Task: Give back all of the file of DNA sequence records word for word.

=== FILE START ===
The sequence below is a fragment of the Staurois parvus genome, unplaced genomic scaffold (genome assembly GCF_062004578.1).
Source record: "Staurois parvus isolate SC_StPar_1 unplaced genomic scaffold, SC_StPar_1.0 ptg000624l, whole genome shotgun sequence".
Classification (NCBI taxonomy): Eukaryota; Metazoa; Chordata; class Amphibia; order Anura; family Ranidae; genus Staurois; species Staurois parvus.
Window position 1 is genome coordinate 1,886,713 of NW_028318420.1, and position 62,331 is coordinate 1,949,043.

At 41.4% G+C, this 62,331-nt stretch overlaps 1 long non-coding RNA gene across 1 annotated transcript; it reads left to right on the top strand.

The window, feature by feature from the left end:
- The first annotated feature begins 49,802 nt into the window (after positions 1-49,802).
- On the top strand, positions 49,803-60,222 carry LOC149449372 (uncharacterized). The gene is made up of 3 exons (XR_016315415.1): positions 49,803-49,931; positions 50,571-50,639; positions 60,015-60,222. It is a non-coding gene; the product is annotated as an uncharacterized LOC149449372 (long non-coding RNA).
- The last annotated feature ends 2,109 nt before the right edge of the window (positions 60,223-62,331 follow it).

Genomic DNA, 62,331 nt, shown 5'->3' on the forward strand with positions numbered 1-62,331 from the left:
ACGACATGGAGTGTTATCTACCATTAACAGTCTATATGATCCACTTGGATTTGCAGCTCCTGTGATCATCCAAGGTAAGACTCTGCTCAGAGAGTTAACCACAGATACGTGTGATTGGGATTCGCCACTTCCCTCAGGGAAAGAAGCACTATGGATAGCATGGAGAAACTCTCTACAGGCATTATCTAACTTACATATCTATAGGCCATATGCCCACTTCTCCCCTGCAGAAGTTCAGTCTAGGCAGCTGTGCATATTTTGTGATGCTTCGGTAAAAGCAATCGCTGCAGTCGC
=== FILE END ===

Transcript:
The sequence below is a fragment of the Staurois parvus genome, unplaced genomic scaffold (genome assembly GCF_062004578.1).
Source record: "Staurois parvus isolate SC_StPar_1 unplaced genomic scaffold, SC_StPar_1.0 ptg000624l, whole genome shotgun sequence".
Classification (NCBI taxonomy): Eukaryota; Metazoa; Chordata; class Amphibia; order Anura; family Ranidae; genus Staurois; species Staurois parvus.
Window position 1 is genome coordinate 1,886,713 of NW_028318420.1, and position 62,331 is coordinate 1,949,043.

At 41.4% G+C, this 62,331-nt stretch overlaps 1 long non-coding RNA gene across 1 annotated transcript; it reads left to right on the top strand.

The window, feature by feature from the left end:
- The first annotated feature begins 49,802 nt into the window (after positions 1-49,802).
- On the top strand, positions 49,803-60,222 carry LOC149449372 (uncharacterized). The gene is made up of 3 exons (XR_016315415.1): positions 49,803-49,931; positions 50,571-50,639; positions 60,015-60,222. It is a non-coding gene; the product is annotated as an uncharacterized LOC149449372 (long non-coding RNA).
- The last annotated feature ends 2,109 nt before the right edge of the window (positions 60,223-62,331 follow it).

Genomic DNA, 62,331 nt, shown 5'->3' on the forward strand with positions numbered 1-62,331 from the left:
ACGACATGGAGTGTTATCTACCATTAACAGTCTATATGATCCACTTGGATTTGCAGCTCCTGTGATCATCCAAGGTAAGACTCTGCTCAGAGAGTTAACCACAGATACGTGTGATTGGGATTCGCCACTTCCCTCAGGGAAAGAAGCACTATGGATAGCATGGAGAAACTCTCTACAGGCATTATCTAACTTACATATCTATAGGCCATATGCCCACTTCTCCCCTGCAGAAGTTCAGTCTAGGCAGCTGTGCATATTTTGTGATGCTTCGGTAAAAGCAATCGCTGCAGTCGC